Bringing back the magic of theatre with The Magic Hour

This post was written by Wiley Ho in Arts, Community
Magic hour

The “magic hour” describes the time just as the sun sets that imbues everything with golden, ethereal light. It changes from moment by moment as the light shifts and transitions into different hues and dimensions. The Magic Hour at the Presentation House Theatre provides a uniquely captivating, full-body theatrical experience. Running until Aug. 22, 2021.  Don’t miss it!

As I entered the Presentation House Theatre and checked in for my scheduled entry, I felt giddy. I was inside a theatre again! 

Like most of us, I hadn’t been to an indoor show in a long time. After a year and a half of social distancing, the idea of being in a room full of strangers can be anxiety producing. But this show does not take place in a crowded place. In fact, it is a theatre experience unlike any other. There are no others, just you as the audience and participant. The very format and substance of The Magic Hour reflects, and respects, our collective moment of uncertainty as well our need for imagination and delight. Designed specifically with public health and safety measures in mind, audience members walk through the show one at a time.

The Magic Hour is a collaboration by many artists, including award-winning theatre director Kim Collier and playwright Kendra Fanconi. It is billed as “an immersive theatrical experience, a light-charged story of finding beauty in small moments and possibility within domestic isolation. The destination of this curious and magical journey is a reflection on an unprecedented year – and a step forward into a brave new world.”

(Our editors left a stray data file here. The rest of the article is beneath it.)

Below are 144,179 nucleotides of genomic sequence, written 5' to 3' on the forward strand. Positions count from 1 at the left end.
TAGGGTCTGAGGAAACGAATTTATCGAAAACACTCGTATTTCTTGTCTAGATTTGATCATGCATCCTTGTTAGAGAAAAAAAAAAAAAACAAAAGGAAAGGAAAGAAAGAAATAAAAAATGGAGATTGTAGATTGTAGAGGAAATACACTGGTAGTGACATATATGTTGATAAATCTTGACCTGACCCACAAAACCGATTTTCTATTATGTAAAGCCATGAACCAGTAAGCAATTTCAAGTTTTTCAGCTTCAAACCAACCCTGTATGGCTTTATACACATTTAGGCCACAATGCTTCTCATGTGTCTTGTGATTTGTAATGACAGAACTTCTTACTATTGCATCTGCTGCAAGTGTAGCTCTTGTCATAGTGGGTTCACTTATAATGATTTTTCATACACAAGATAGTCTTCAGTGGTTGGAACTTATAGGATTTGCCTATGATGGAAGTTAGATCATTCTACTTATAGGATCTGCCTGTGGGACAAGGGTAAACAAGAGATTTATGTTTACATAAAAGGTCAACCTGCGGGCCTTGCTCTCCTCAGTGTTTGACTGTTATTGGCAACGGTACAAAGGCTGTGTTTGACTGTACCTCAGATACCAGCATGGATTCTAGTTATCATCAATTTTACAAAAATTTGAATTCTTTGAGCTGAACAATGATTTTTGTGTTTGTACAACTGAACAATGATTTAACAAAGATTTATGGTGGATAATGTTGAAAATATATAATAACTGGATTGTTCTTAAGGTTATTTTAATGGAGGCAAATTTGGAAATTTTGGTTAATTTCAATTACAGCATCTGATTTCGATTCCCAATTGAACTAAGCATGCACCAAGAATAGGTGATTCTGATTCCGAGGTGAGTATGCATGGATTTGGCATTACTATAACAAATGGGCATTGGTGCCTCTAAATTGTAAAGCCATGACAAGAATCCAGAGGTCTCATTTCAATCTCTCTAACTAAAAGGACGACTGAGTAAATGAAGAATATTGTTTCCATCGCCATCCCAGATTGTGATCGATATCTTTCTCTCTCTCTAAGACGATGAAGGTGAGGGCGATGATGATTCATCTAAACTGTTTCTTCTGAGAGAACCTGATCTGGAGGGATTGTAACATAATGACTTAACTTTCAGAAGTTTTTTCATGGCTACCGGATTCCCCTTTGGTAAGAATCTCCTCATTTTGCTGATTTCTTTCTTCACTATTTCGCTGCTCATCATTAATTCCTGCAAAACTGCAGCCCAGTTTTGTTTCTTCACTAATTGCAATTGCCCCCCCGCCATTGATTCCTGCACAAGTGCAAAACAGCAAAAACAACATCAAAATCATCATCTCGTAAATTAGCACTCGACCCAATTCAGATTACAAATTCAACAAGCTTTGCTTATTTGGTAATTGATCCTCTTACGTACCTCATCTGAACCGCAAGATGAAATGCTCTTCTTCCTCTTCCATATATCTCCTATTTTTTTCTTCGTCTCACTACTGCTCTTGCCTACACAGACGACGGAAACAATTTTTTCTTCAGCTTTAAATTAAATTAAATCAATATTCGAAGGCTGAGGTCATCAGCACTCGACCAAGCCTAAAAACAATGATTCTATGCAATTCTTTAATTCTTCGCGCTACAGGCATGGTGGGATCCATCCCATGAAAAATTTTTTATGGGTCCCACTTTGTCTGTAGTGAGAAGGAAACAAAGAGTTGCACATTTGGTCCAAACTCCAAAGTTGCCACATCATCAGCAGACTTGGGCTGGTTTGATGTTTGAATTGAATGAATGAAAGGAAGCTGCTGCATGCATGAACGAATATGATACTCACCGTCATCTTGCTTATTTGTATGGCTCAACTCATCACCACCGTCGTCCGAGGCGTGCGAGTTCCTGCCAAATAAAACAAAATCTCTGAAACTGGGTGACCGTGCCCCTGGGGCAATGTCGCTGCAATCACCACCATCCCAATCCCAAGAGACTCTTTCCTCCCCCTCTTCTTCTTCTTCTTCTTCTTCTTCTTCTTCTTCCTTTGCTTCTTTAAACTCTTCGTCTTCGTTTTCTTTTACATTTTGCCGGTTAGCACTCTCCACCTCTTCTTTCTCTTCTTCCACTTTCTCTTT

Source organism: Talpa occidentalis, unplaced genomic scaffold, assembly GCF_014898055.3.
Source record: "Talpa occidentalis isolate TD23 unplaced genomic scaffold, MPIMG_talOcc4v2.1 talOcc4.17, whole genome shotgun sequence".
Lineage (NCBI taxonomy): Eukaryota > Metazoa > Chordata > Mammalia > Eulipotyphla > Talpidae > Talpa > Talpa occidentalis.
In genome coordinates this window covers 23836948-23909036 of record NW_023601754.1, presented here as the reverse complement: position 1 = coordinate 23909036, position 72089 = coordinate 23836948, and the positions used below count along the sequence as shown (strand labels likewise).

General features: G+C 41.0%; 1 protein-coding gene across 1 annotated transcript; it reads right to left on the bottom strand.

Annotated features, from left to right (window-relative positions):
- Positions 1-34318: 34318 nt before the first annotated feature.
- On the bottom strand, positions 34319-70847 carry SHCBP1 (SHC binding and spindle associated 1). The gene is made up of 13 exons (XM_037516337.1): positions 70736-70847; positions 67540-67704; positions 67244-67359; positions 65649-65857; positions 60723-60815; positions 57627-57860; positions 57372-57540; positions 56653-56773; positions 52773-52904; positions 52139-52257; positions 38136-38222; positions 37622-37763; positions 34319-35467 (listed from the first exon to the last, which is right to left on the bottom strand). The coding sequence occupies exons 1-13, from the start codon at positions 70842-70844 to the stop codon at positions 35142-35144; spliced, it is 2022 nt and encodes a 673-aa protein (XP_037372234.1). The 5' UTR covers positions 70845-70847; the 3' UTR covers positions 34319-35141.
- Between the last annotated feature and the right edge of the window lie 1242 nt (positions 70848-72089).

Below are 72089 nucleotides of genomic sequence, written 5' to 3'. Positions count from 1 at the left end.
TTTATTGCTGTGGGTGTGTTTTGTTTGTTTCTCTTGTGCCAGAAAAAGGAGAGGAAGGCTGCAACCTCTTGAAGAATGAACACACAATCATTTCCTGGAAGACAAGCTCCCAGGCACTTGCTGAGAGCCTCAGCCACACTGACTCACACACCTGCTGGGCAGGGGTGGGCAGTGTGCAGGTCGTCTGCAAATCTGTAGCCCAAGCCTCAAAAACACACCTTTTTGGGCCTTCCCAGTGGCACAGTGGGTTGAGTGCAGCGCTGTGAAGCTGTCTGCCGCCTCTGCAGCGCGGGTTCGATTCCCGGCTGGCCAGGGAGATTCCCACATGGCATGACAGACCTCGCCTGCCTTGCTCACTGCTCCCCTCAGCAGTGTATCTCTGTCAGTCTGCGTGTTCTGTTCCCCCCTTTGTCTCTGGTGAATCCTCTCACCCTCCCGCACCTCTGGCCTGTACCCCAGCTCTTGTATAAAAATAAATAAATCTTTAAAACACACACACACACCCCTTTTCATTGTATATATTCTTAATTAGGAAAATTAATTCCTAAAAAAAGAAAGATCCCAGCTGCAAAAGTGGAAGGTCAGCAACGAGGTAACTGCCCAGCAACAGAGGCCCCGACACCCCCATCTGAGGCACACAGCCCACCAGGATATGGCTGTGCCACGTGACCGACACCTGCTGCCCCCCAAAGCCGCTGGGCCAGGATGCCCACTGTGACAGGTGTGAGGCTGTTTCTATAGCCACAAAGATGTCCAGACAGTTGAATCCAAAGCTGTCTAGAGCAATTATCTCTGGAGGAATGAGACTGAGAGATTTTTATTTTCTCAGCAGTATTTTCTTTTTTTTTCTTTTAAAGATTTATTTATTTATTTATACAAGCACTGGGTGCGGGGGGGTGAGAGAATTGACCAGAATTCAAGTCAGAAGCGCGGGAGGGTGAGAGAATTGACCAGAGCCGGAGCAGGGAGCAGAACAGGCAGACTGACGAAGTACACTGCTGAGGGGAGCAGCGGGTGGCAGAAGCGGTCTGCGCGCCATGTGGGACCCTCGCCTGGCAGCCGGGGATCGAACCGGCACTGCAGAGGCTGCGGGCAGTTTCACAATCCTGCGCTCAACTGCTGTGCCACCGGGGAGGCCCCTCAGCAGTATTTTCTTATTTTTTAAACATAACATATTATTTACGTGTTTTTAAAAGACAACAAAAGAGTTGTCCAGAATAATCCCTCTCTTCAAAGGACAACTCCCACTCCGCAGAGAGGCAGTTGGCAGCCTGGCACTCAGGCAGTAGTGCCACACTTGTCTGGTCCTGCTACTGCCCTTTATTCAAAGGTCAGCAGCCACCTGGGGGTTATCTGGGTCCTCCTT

Guided by gorgeous lighting, stagecraft, and narration, I entered one unique space after another. It felt like I was suspended inside a moving art show within an unfolding story. As I moved from room to room, a beautiful voice gently nudged me to reflect on what has happened to us in the past year – individually and collectively. Images, sounds, words, video, music worked together to create an atmosphere of wonder, whimsy, beauty and even frustration of a day in a life during a pandemic, the smallness of our individual experiences within the vastness of our shared world. 

By the end of the approximately 40-minute show, I felt alert to surprise and possibility. I was enchanted and delighted. Which, I suppose, is what magic is. 

Afterwards, I had the pleasure of chatting with two of the show’s artists, playwright Kendra Fanconi and lighting designer Brad Trenaman, for a behind-the-scenes peek into an unusual creative process during an unusual time. 

Bringing people back together gently
“Normally, the theatre is a collective, a space that we experience together,” says Kendra Fanconi who wrote the script. “But after such a long shutdown of indoor shows, Kim (Collier) and I wanted to bring the audience gently back to the theatre, and it seemed generous to do that individually. We wanted to highlight wonder and beauty and different ways of seeing the world. The lockdown has been an extreme experience. We wanted to create a rich embodied experience with sensual and sensory gifts.”

With the deftness of the audio, video and stagecraft, the show succeeds in the artists’ aim to evoke physical and emotional sensations. Beyond the sensory, the show also seeks to ask complicated questions of what it means to be alive at this critical moment in human history.

“The COVID crisis is intersecting with many other crises simultaneously,” explains Kendra. “Racial, economic, climate crises are all hitting us right now. There is a sense of danger from strangers resulting in a new otherness that is destructive rather than constructive. As theatre creators, we are asking how the human species can move past this and make a new culture for our future – a much-needed culture of care.”